11.9.2007 11:28am
Justin (mail):
Yes, Mark. Sorry for the typo.
11.9.2007 11:38am
Dave N (mail):
This is a bit off topic but fits the discussion because it is something i have always wondered. How does a federal district judge get an opinion published in the F.Supp.2d?

Obviously, the Supreme Court publishes everything--and state supreme courts and the circuit courts choose what is published. But I have never figured out how a federal judges does it and whether West filters submissions.
11.9.2007 11:41am
Guest101:
Dave N,

The district judge basically makes the decision in his or her own discretion whether to publish an opinion or not. There are some promulgated guidelines addressing this (basically, opinions should not be published unless they make some useful contribution to the law or address an unsettled point), but they are, in my experience, widely disregarded. When I was clerking, the judge for whom I worked generally published anything of substantial length that he thought would be useful to other courts. The actual process of submitting the opinion is just a matter of emailing the file to West with "for publication" vs. "for electronic database only" in the email body.
11.9.2007 11:58am
Dave N (mail):
Guest101,

Thank you for the information.
11.9.2007 12:02pm
Jiffy:
I didn't react to the tone of the opinion as many of the commenters seem to have. It's mostly a series of quotes from other court opinions which (at least to one without any specialized knowledge of this area of law) are pretty effective in illustrating the incoherence of the higher court decisions. The most intemperate language in the memorandum is directly quoted from the various opinions in Rapanos in which the justices are hurling invective at each other. I could have done without the conclusion, I suppose--its whining detracts from the force of the rest of the memorandum--but in terms of tone, its criticism of the judiciary is hardly stronger than the type of snark aimed by judges at parties and lawyers every day.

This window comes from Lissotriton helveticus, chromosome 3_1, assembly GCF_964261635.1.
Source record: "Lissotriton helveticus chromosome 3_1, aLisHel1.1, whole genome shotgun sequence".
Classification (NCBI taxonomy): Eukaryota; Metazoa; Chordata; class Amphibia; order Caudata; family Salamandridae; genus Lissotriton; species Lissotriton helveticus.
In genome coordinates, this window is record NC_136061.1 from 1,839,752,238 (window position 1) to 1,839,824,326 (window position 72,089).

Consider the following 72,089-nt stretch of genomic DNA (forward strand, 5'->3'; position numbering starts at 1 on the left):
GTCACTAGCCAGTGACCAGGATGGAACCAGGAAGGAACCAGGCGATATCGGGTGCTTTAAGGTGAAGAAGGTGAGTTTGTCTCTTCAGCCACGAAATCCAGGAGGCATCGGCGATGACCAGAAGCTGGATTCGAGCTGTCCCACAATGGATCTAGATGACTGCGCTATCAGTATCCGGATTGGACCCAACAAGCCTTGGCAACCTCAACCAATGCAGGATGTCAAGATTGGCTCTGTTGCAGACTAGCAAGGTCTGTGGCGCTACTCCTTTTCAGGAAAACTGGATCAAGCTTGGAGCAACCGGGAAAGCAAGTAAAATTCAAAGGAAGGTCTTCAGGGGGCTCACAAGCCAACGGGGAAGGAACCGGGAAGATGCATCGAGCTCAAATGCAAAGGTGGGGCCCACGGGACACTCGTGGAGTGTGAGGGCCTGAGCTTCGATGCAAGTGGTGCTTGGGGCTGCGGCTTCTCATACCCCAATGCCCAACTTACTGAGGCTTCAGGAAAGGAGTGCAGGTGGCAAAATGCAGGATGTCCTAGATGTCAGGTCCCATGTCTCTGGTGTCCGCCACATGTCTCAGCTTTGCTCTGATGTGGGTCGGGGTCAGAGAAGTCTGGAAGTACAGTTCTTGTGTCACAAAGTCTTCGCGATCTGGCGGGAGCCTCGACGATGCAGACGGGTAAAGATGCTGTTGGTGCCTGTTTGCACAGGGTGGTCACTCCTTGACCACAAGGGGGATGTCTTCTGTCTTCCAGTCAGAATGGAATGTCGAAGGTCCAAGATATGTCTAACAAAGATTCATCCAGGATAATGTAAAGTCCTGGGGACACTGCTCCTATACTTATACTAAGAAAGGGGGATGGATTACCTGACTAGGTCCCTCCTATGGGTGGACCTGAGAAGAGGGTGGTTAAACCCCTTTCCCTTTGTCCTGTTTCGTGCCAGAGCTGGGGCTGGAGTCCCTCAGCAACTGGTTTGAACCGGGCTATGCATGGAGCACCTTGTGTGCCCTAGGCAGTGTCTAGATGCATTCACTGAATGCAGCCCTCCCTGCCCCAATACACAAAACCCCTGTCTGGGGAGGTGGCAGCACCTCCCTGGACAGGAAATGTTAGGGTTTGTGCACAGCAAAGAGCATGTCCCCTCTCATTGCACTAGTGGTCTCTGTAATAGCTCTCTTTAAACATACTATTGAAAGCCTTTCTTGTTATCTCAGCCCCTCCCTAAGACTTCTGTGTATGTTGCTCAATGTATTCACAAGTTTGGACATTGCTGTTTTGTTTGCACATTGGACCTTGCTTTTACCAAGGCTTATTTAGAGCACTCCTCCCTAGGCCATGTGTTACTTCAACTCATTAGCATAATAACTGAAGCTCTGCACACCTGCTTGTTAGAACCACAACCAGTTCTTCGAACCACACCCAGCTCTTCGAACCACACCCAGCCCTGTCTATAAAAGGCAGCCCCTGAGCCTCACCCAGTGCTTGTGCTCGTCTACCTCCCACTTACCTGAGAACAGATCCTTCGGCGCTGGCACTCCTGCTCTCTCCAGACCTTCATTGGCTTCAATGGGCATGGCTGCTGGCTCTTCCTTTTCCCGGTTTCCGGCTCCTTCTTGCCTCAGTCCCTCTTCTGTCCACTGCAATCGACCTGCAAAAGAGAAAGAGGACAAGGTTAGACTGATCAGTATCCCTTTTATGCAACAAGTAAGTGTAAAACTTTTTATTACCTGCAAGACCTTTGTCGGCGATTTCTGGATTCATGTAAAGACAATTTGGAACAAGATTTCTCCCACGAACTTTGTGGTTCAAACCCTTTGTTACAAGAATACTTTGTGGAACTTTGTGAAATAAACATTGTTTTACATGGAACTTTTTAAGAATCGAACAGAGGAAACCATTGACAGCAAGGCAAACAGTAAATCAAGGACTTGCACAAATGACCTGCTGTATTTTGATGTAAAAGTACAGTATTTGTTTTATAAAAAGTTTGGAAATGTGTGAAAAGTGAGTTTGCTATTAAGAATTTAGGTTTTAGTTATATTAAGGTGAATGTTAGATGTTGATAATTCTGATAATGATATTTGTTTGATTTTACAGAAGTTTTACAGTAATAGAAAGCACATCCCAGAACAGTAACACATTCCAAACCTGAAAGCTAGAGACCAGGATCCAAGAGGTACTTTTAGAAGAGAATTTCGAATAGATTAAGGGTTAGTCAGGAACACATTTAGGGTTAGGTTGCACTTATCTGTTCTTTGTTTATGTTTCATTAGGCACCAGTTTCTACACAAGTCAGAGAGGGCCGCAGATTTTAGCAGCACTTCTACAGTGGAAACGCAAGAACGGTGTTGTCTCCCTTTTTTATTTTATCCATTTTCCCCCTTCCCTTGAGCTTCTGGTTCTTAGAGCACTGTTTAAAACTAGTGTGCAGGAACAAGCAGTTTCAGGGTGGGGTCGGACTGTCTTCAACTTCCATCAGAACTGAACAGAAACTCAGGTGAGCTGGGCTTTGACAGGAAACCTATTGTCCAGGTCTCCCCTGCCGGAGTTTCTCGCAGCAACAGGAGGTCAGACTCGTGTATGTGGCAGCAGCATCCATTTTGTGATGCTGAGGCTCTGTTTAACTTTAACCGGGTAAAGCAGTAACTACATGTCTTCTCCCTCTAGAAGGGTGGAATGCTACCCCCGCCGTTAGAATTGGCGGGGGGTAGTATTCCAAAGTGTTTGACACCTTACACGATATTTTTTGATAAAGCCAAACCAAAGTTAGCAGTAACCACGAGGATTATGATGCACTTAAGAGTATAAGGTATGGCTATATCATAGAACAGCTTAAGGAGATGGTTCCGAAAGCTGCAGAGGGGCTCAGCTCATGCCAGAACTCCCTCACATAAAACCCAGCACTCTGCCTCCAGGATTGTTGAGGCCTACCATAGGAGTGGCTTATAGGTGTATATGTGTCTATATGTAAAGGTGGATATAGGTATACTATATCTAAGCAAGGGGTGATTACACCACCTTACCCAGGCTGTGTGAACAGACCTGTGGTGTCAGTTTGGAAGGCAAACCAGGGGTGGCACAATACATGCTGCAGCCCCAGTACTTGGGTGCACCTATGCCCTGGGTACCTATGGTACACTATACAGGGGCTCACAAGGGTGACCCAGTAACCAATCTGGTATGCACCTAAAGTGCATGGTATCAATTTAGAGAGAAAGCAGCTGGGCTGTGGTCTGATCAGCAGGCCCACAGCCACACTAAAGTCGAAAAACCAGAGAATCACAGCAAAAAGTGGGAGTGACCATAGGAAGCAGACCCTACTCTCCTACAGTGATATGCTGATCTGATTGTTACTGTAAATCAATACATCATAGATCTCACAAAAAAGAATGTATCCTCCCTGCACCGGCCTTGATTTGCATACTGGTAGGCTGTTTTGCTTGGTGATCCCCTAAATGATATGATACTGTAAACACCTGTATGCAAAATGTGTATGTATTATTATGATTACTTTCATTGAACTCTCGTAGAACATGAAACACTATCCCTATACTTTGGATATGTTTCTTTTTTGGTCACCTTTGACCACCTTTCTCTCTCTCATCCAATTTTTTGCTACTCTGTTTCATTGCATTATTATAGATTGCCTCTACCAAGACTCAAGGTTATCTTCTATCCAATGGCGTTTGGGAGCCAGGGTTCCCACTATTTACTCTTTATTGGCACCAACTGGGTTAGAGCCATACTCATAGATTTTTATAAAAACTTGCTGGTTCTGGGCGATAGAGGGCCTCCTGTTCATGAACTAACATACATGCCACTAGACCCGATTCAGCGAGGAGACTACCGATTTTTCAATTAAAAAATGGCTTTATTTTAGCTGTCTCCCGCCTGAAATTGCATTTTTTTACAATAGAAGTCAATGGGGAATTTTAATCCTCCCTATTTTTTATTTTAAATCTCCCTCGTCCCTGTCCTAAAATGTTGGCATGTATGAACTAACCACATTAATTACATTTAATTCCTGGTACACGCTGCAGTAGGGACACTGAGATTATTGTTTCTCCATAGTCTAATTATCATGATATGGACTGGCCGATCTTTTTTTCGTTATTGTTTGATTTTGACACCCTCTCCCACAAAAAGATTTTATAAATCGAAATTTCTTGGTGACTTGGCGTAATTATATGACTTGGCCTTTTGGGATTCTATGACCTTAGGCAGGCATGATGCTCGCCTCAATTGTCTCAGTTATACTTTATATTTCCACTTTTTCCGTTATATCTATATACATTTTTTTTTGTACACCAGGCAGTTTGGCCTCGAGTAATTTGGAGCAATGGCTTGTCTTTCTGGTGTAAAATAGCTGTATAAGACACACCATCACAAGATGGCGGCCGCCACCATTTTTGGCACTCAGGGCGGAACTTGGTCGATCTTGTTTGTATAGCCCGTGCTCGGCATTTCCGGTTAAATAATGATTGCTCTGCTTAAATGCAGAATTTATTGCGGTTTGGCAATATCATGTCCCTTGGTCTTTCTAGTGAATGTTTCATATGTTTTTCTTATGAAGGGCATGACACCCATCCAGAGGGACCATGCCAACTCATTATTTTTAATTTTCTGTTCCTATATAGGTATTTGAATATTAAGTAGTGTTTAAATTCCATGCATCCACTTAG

11.9.2007 12:11pm
CrazyTrain (mail):
Prof Kerr -- Is it the tone of the opinion that you think is inappropriate? Putting aside the tone, shouldn't district judges be just as free as their appellate colleagues to write opinions criticizing the law as they see it? Certainly, you don't find fault with the many separate opinions littering the Federal Reporter by individual Circuit judges criticizing either binding circuit law or Supreme Court law (or even sometimes state law)?

Assuming it is the tone, and out of curiosity (and you may choose not to answer this for legit reasons), but do you also find the very snarky tone of Justice Scalia's separate opinions to be inappropriate?

I have a thesis that Justice Scalia, and Judge Kozinski to a lesser extent, are party responsible for the overuse of snark in federal opinions these days. . . .
11.9.2007 12:49pm
JohnThompson (mail):
CrazyTrain:

I have a theory that you're wrong. Just sayin....
11.9.2007 12:59pm
Mark Field (mail):

Yes, Mark. Sorry for the typo.


No problem. It happens that there IS a Judge Rea in the CA CD, but he hasn't done anything to deserve criticism on this score (at least, not that I know of).